Here’s how the economy works: consider it a year at a time. The government needs money to run the country. So it estimates how much money it will need, and borrows that amount. (In fact the UK’s loans are long-term and mostly internal – we’re a creditor nation, which means we loan more money to other countries than we borrow. Despite the Tory doomsaying, the UK’s national debt is not huge either compared to other similar countries nor in our country’s history.)

The government borrows the money, because it’s completely unfeasible simply to shut down the country and not spend anything to run it for a year – the government’s income comes from taxes, and if the country isn’t running, the government gets no taxes. This is not, despite what you’ve probably heard what the Tories say on TV, like an individual borrowing on their credit card. All governments borrow and lend: it’s how national economies work.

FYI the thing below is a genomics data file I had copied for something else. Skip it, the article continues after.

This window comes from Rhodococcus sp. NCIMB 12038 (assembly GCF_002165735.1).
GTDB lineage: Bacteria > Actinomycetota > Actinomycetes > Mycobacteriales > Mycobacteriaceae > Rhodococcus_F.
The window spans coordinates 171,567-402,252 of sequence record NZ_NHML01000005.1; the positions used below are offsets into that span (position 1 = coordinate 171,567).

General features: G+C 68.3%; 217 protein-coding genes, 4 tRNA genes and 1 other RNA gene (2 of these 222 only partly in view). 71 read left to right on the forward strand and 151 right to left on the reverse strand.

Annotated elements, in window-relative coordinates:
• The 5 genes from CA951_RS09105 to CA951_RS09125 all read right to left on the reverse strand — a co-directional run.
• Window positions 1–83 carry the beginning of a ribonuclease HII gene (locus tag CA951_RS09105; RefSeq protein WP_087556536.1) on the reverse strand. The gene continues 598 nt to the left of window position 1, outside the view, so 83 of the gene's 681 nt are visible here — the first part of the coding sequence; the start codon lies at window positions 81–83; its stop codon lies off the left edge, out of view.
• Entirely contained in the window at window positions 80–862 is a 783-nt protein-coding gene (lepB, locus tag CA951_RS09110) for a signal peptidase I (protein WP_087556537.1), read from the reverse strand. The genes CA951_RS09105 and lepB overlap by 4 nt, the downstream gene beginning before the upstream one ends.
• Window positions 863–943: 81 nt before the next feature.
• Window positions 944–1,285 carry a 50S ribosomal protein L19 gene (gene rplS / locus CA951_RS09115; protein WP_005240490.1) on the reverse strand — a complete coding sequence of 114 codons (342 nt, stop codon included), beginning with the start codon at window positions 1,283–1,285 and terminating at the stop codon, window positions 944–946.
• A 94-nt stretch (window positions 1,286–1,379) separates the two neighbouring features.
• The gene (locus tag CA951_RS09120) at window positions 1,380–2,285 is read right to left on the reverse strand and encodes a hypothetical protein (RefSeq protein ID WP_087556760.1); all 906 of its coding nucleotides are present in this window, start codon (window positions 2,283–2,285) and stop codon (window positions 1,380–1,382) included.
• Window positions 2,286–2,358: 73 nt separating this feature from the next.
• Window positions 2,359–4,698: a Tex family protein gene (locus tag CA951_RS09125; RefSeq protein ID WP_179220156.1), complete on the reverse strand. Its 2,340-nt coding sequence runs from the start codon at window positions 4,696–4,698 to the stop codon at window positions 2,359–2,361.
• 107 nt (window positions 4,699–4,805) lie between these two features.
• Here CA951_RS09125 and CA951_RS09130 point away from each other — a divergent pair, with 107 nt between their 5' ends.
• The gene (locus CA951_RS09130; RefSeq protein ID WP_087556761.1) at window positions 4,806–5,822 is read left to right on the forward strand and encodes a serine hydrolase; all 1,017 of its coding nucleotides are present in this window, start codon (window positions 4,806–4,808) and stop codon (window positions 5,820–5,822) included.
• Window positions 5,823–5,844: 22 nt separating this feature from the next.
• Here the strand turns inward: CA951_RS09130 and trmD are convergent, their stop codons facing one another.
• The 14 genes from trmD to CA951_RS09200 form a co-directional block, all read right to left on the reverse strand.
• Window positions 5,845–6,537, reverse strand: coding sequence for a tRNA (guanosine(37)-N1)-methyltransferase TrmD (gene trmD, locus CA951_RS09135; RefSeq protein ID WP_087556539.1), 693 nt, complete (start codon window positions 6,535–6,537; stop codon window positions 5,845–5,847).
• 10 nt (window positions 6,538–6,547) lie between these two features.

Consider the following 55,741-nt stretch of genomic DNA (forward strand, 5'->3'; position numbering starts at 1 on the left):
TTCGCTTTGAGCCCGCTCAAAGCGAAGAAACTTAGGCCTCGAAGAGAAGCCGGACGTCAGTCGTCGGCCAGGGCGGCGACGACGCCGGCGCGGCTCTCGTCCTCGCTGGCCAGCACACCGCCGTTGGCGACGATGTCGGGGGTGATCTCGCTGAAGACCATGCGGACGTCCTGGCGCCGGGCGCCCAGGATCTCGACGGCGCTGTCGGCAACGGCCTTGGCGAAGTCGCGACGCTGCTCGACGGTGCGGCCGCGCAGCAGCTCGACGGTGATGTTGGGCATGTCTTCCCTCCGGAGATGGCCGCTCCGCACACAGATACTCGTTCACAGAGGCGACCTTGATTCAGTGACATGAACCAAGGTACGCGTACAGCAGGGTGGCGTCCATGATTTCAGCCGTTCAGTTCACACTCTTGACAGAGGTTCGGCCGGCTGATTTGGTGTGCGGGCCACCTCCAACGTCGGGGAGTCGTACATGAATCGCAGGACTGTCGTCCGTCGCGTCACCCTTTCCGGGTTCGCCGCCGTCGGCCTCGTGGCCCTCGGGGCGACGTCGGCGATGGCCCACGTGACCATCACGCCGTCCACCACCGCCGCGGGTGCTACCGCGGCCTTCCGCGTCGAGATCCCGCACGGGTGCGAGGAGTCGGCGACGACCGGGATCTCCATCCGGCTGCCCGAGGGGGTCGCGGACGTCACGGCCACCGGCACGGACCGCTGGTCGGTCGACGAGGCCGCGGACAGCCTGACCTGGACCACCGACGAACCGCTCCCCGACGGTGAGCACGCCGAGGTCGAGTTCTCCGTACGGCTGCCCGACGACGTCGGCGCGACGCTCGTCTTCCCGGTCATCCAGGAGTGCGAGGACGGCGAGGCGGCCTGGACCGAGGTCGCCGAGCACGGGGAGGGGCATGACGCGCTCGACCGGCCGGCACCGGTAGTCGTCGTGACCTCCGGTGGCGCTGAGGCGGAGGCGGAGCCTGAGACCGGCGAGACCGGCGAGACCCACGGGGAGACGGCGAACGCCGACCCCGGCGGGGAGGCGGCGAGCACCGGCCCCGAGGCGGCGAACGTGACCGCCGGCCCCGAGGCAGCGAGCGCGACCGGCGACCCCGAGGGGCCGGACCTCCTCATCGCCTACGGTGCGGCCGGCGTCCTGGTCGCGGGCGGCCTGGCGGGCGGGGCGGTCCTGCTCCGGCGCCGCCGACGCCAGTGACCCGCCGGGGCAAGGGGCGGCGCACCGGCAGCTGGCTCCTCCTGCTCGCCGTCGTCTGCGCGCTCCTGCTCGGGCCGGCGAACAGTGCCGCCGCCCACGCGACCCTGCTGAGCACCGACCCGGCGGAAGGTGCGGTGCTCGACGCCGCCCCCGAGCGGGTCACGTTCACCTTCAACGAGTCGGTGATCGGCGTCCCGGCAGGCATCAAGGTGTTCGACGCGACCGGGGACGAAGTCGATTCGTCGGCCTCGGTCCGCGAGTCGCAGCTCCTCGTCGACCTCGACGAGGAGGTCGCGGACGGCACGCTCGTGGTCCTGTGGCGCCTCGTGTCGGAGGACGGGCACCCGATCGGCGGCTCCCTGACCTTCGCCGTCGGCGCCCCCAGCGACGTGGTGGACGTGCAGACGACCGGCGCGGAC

The government will be getting money in throughout the year by taxing us. We give them part of our income via what we earn and what we spend. Businesses – the small local kind that can’t afford to pay armies of tax lawyers – get taxed on their profits. (I’m simplifying enormously, yes.) The richer you are, the more tax you can evade, but most of us pay taxes and thus the government has an income.

At the end of the year, if more income has come in in taxes than the government borrowed, they have a surplus: if less, they have a deficit. Tory doomsayers will try to get you to panic about the deficit, but it’s not really a problem for a rich, stable country like the UK: the government’s security in borrowing is the national economy itself. But if significantly less has come in by taxes than the government expected, then they have a problem. The economy is shrinking. People aren’t earning. They aren’t spending. Businesses aren’t making profits, and so aren’t paying tax on them. The government is getting less money.